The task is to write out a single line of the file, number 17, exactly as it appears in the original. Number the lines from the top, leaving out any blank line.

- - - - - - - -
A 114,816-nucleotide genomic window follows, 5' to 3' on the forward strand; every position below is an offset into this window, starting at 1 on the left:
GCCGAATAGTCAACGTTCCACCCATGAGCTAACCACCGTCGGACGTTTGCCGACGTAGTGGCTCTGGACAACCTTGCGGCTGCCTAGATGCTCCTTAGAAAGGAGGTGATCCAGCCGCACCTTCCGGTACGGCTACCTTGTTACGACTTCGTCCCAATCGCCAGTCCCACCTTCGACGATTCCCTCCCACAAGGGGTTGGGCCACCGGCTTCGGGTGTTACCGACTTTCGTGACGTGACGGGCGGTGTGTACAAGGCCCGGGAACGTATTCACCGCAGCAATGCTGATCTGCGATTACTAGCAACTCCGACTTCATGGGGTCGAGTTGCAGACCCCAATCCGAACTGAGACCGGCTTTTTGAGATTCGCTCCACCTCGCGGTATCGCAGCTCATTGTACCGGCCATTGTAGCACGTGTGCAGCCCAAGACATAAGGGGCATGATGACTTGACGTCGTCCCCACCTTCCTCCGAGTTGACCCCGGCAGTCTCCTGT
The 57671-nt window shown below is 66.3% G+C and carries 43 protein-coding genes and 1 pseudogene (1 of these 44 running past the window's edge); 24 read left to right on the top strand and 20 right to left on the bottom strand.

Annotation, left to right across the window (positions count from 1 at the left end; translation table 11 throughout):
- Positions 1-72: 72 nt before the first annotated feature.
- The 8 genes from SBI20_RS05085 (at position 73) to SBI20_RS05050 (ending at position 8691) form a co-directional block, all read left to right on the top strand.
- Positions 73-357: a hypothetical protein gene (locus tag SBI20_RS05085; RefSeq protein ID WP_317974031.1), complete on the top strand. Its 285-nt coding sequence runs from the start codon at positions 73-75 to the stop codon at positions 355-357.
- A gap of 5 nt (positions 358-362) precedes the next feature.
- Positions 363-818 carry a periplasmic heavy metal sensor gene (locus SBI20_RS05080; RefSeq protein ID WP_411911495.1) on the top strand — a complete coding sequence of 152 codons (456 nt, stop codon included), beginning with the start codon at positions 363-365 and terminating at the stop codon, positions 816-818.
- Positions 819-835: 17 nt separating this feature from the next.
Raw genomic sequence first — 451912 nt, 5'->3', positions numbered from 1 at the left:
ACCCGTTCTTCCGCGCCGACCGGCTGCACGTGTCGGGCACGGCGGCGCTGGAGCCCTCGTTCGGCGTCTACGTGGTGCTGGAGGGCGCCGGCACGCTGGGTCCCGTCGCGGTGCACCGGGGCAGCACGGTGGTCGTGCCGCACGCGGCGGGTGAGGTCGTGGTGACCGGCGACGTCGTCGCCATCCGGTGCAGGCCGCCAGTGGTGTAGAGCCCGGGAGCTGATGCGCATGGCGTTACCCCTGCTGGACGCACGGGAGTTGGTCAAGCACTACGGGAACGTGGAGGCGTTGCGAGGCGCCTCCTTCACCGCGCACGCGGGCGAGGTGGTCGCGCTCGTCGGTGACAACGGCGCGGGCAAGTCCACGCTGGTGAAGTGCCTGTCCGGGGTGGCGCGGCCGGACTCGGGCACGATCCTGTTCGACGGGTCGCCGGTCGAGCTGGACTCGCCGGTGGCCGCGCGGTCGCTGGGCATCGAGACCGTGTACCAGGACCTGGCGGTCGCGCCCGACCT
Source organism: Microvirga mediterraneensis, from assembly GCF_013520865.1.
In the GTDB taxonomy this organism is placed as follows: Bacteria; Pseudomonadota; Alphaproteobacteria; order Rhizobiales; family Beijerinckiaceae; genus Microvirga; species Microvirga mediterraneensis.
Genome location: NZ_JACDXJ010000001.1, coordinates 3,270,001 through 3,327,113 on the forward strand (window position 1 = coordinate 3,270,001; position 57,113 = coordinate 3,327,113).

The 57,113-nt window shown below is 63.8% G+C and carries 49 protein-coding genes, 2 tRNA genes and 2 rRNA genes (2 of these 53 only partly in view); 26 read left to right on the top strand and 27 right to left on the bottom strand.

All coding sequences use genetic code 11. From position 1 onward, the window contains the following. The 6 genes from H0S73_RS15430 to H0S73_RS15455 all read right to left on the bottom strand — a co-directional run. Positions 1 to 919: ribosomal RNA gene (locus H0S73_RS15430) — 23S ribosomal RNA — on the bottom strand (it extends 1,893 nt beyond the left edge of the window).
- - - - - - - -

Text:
All coding sequences use genetic code 11. From position 1 onward, the window contains the following. The 6 genes from H0S73_RS15430 to H0S73_RS15455 all read right to left on the bottom strand — a co-directional run. Positions 1 to 919: ribosomal RNA gene (locus H0S73_RS15430) — 23S ribosomal RNA — on the bottom strand (it extends 1,893 nt beyond the left edge of the window).